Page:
Beyond Conflict, A Plan for Africa’s Food Security

A foreign war has exposed Africa’s chronic dependence on food imports and galvanized action to address the nexus between conflict, food insecurity and climate change

By Patrick Verkooijen, Anne Beathe Tvinnereim and Akinwumi Adesina.

The victims of war are sometimes a thousand miles from the battlefield. Such is the case with Russia’s brutal invasion of Ukraine. For while the fighting there is causing immeasurable suffering and destruction, it also threatens to trigger a silent disaster in Africa.

The conflict has caused food prices to rise. This situation is difficult for the 283 million people already starving on the continent. The war in Ukraine has also highlighted Africa’s chronic dependence on food imports. Wheat imports account for around 90% of Africa’s $4 billion trade with Russia and nearly half of the continent’s $4.5 billion trade with Ukraine. Sanctions imposed on Russia disrupted grain shipments at a time when global inventories were already low. This situation now raises the specter of widespread famine in a continent dependent on imported food for its sustenance. 

« Now more than ever it is time to massively increase food production in Africa »

In fact, Africa’s food crisis has been looming for some time. Climate change is disrupting weather patterns and harming agriculture, not just in Africa but in many parts of the world. This phenomenon is also behind the sharp rise in food prices, which have not been this high in almost half a century. Apart from wars, climate change is probably the greatest threat to the world’s food security. There is an urgent need to find sustainable and long-term solutions that will allow agriculture to adapt to the warming of our planet.

In response to this situation, the African Development Bank and its partners want to mobilize $1 billion to boost wheat and other food production in Africa. The goal is to help 40 million farmers increase their production of wheat, rice, soybeans and other heat-tolerant crops to feed around 200 million people. Central to this effort is the need to train farmers in new techniques to increase their resilience to the impacts of climate change. To feed a fast-growing and hungry continent, farmers must produce more with fewer resources while dealing with erratic weather patterns, floods, droughts, the spread of pathogens and loss of biodiversity.

Through the Africa Adaptation Acceleration Program, an African initiative launched last year to reduce the continent’s vulnerability to the impacts of climate change, the Global Center for Adaptation (GCA) and other development partners are already working to equip small-scale producers, who provide most of the food, with resilience techniques against climate change to provide climate change production in Africa.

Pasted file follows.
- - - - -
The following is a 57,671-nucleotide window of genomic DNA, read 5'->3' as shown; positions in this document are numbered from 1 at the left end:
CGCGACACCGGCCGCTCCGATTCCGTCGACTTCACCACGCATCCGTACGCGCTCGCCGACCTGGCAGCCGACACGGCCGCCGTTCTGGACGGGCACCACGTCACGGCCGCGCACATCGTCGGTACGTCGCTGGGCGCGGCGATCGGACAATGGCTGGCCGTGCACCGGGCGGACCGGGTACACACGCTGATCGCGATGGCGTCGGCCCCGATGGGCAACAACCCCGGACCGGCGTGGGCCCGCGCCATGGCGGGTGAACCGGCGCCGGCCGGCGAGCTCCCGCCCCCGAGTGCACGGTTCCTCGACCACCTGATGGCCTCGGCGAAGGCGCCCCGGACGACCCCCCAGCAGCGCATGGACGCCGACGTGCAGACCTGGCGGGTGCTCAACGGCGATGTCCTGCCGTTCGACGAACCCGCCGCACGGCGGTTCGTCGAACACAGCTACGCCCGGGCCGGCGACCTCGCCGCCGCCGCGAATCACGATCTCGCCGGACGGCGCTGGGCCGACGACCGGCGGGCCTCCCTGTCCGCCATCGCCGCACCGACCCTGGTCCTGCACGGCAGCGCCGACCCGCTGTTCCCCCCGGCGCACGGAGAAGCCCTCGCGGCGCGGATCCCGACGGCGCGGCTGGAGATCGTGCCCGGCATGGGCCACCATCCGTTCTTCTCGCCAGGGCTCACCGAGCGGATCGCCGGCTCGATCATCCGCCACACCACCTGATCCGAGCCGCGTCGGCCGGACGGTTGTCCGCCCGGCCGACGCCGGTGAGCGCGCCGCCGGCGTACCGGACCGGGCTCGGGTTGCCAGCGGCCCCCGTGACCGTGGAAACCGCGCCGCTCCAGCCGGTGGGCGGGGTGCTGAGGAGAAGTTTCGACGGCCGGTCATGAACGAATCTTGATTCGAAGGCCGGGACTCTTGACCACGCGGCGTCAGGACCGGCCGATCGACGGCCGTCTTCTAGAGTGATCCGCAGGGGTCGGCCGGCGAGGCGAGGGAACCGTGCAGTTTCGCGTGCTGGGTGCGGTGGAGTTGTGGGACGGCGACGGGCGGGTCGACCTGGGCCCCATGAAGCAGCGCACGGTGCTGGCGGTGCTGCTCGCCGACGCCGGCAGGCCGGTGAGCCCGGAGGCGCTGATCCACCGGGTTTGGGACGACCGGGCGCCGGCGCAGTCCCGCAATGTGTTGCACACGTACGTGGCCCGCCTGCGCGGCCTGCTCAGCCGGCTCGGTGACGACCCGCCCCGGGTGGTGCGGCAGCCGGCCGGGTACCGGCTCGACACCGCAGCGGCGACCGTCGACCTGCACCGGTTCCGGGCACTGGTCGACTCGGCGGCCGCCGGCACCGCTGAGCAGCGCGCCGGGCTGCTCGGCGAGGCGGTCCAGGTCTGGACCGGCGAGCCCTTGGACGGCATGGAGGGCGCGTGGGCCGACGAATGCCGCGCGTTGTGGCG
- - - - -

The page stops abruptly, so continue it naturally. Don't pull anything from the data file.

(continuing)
According to the GCA, investing in climate-resilient farms in Africa costs less than a tenth of the damage caused by climate-related disasters, including crop losses, disaster relief, rebuilding and road repairs. For sub-Saharan Africa, these sunk costs are estimated at US$201 billion per year, while the investments required for climate adaptation in agriculture are estimated at US$15 billion, again according to GCA.

« In Africa, climate change could permanently lose 15% of gross domestic product by 2030. That means another 100 million people will fall into poverty by the end of the decade »

Farmers in sub-Saharan Africa face the combined challenges of rapid climate change, malnutrition and population growth. Faced with this challenge, they need plants that are more resilient, productive and nutritious. These changes need to happen quickly and at scale. In Africa, climate change could permanently lose 15% of gross domestic product by 2030. That means another 100 million people will fall into poverty by the end of the decade.

Protecting the continent’s rich biodiversity is one way to increase agricultural yields and find new crop varieties better suited to drier and hotter climates. Genebanks store thousands of valuable plant samples that scientists can use to develop better varieties, but they have faced years of funding and staffing shortages, threatening plant collections and future food security.

The BOLD project managed by the Crop Trust and funded by Norway and the European Union provides financial and technical support to gene banks in Nigeria, Zambia, Kenya, Ethiopia and Ghana to meet international operating standards and ensure collections are safe and viable over the long term.

With soaring food prices and disrupted supplies due to conflict, Africa must mobilize as many climate-resilient solutions as possible, quickly and at scale, to defeat the climate change threat. Investing in agricultural climate adaptation is the smartest and most beneficial way to ensure food security on the continent. Let’s not waste our time.

*Patrick Verkooijen, Director General of the Global Center for Adaptation, Anne Beathe Tvinnereim, Norwegian Minister for International Development and Akinwumi Adesina, President of the African Development Bank.

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